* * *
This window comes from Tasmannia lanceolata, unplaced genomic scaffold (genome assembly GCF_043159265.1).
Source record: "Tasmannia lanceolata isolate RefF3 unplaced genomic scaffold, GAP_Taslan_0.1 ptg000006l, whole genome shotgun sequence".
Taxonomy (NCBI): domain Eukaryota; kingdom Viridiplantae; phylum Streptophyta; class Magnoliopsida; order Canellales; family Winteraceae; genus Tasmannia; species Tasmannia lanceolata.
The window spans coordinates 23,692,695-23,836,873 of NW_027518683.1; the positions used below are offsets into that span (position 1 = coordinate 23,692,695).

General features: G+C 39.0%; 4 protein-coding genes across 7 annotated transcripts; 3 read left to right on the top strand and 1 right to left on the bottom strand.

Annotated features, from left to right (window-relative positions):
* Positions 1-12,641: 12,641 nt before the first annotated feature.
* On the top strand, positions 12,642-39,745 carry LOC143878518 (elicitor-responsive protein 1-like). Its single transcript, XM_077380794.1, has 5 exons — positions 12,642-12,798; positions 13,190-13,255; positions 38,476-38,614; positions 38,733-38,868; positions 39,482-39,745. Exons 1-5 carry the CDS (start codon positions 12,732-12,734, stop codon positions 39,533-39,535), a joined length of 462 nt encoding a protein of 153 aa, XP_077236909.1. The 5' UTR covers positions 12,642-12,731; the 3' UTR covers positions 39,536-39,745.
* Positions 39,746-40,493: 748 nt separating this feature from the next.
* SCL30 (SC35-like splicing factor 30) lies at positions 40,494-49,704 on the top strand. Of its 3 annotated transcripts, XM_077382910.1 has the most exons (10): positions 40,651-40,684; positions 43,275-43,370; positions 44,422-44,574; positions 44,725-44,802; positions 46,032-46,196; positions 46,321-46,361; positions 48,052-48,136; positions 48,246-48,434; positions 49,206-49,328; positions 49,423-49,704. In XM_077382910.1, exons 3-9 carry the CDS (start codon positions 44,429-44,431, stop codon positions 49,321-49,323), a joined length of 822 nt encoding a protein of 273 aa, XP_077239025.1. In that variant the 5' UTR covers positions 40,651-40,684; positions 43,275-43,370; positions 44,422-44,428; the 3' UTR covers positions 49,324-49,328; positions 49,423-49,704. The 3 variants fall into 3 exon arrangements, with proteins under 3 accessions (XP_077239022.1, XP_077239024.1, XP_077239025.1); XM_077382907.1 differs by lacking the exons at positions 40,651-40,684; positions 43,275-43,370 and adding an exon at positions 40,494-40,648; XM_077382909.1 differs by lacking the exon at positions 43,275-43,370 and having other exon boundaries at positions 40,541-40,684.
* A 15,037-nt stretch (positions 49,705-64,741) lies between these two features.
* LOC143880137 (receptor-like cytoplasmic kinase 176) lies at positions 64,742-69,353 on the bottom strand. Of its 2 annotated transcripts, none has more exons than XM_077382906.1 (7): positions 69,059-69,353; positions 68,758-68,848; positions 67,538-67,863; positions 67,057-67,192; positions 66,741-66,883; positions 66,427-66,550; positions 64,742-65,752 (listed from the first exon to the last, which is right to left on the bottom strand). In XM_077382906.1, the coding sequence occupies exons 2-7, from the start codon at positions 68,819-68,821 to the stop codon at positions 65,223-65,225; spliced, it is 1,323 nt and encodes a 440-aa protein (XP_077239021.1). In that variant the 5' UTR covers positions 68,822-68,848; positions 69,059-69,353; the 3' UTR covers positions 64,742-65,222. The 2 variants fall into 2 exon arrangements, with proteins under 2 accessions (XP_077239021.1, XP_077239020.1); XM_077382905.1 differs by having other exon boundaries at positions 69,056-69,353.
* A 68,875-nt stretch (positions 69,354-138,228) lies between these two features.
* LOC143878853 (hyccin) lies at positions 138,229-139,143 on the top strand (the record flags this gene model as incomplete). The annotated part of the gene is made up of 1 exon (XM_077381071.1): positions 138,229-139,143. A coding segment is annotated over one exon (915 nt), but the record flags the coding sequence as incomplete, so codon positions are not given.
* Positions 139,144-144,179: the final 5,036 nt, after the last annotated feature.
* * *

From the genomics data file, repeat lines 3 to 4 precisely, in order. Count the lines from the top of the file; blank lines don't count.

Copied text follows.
Taxonomy (NCBI): domain Eukaryota; kingdom Viridiplantae; phylum Streptophyta; class Magnoliopsida; order Canellales; family Winteraceae; genus Tasmannia; species Tasmannia lanceolata.
The window spans coordinates 23,692,695-23,836,873 of NW_027518683.1; the positions used below are offsets into that span (position 1 = coordinate 23,692,695).